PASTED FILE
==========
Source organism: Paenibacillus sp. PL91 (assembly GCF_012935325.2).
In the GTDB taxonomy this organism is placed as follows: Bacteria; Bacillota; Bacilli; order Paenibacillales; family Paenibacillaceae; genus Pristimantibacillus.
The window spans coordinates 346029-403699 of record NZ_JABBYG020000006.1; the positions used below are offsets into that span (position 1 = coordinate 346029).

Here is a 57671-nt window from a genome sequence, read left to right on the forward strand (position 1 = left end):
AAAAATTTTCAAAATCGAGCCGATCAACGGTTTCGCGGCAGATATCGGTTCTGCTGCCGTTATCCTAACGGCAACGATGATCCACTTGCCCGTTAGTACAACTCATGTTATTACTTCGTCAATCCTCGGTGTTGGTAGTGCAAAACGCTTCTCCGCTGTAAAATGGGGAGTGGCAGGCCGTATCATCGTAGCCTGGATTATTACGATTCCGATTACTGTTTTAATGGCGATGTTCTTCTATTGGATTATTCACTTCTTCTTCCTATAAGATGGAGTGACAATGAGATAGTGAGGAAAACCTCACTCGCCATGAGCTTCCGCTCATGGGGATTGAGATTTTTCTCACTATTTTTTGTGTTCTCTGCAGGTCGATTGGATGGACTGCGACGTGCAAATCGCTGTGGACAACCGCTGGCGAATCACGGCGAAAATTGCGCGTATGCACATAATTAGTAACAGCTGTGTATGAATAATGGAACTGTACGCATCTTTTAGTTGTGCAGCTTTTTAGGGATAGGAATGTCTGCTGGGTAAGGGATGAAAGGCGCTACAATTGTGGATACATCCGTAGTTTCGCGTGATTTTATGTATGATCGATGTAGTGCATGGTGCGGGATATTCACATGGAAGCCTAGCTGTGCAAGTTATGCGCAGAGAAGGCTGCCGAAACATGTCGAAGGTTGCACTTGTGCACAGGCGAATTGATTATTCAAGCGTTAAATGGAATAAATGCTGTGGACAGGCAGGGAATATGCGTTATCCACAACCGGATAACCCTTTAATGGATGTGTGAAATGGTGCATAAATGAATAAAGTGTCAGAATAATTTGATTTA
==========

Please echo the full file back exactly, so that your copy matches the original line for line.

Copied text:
Source organism: Paenibacillus sp. PL91 (assembly GCF_012935325.2).
In the GTDB taxonomy this organism is placed as follows: Bacteria; Bacillota; Bacilli; order Paenibacillales; family Paenibacillaceae; genus Pristimantibacillus.
The window spans coordinates 346029-403699 of record NZ_JABBYG020000006.1; the positions used below are offsets into that span (position 1 = coordinate 346029).

Here is a 57671-nt window from a genome sequence, read left to right on the forward strand (position 1 = left end):
AAAAATTTTCAAAATCGAGCCGATCAACGGTTTCGCGGCAGATATCGGTTCTGCTGCCGTTATCCTAACGGCAACGATGATCCACTTGCCCGTTAGTACAACTCATGTTATTACTTCGTCAATCCTCGGTGTTGGTAGTGCAAAACGCTTCTCCGCTGTAAAATGGGGAGTGGCAGGCCGTATCATCGTAGCCTGGATTATTACGATTCCGATTACTGTTTTAATGGCGATGTTCTTCTATTGGATTATTCACTTCTTCTTCCTATAAGATGGAGTGACAATGAGATAGTGAGGAAAACCTCACTCGCCATGAGCTTCCGCTCATGGGGATTGAGATTTTTCTCACTATTTTTTGTGTTCTCTGCAGGTCGATTGGATGGACTGCGACGTGCAAATCGCTGTGGACAACCGCTGGCGAATCACGGCGAAAATTGCGCGTATGCACATAATTAGTAACAGCTGTGTATGAATAATGGAACTGTACGCATCTTTTAGTTGTGCAGCTTTTTAGGGATAGGAATGTCTGCTGGGTAAGGGATGAAAGGCGCTACAATTGTGGATACATCCGTAGTTTCGCGTGATTTTATGTATGATCGATGTAGTGCATGGTGCGGGATATTCACATGGAAGCCTAGCTGTGCAAGTTATGCGCAGAGAAGGCTGCCGAAACATGTCGAAGGTTGCACTTGTGCACAGGCGAATTGATTATTCAAGCGTTAAATGGAATAAATGCTGTGGACAGGCAGGGAATATGCGTTATCCACAACCGGATAACCCTTTAATGGATGTGTGAAATGGTGCATAAATGAATAAAGTGTCAGAATAATTTGATTTA